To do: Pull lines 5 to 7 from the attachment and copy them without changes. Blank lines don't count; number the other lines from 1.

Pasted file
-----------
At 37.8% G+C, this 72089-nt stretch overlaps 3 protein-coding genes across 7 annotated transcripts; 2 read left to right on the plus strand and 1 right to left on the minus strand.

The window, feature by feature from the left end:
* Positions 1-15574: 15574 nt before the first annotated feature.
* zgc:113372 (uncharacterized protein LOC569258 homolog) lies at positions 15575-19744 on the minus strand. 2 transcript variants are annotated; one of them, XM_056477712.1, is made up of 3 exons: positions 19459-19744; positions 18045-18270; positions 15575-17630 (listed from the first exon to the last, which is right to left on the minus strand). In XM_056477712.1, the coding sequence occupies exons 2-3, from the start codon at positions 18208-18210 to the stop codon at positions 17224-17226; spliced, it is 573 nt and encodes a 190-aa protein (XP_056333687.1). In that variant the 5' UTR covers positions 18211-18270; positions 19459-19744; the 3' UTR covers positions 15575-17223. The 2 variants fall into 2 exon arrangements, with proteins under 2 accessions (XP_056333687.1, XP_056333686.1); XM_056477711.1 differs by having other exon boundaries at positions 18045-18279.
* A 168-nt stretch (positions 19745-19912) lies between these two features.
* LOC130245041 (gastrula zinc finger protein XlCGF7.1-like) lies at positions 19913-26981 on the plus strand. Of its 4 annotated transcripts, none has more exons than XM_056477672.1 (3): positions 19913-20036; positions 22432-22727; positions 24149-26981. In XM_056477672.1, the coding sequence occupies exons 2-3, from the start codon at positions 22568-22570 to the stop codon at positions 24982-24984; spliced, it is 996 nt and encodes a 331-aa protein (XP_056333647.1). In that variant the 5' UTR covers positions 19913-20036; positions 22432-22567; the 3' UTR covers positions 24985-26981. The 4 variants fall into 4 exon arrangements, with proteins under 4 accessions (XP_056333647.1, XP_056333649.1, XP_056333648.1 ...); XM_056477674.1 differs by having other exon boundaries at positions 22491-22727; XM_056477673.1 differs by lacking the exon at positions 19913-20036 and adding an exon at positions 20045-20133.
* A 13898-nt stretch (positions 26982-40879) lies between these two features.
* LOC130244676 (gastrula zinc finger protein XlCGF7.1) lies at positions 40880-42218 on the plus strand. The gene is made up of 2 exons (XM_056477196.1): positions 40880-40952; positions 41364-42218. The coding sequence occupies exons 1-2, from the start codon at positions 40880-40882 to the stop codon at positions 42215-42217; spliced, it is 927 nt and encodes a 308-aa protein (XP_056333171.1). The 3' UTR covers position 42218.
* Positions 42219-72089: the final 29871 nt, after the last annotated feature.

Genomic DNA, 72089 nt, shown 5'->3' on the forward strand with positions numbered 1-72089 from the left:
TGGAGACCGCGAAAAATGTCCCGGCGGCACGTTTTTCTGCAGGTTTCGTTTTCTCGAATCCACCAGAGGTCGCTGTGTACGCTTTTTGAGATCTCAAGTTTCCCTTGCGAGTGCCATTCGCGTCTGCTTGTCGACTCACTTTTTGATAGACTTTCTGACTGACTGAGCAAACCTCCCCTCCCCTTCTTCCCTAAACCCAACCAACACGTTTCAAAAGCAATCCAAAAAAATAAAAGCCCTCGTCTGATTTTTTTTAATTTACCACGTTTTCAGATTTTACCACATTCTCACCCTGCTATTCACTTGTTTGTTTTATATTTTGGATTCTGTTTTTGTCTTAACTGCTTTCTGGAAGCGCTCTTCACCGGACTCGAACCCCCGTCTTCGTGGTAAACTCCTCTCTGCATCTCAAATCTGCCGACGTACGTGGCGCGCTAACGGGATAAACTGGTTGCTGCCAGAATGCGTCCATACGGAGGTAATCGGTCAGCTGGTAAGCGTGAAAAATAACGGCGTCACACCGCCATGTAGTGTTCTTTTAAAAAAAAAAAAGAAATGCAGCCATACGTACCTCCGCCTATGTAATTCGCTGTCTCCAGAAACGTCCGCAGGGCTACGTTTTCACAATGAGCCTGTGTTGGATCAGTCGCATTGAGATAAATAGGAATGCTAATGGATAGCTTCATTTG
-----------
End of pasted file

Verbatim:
* A 168-nt stretch (positions 19745-19912) lies between these two features.
* LOC130245041 (gastrula zinc finger protein XlCGF7.1-like) lies at positions 19913-26981 on the plus strand. Of its 4 annotated transcripts, none has more exons than XM_056477672.1 (3): positions 19913-20036; positions 22432-22727; positions 24149-26981. In XM_056477672.1, the coding sequence occupies exons 2-3, from the start codon at positions 22568-22570 to the stop codon at positions 24982-24984; spliced, it is 996 nt and encodes a 331-aa protein (XP_056333647.1). In that variant the 5' UTR covers positions 19913-20036; positions 22432-22567; the 3' UTR covers positions 24985-26981. The 4 variants fall into 4 exon arrangements, with proteins under 4 accessions (XP_056333647.1, XP_056333649.1, XP_056333648.1 ...); XM_056477674.1 differs by having other exon boundaries at positions 22491-22727; XM_056477673.1 differs by lacking the exon at positions 19913-20036 and adding an exon at positions 20045-20133.
* A 13898-nt stretch (positions 26982-40879) lies between these two features.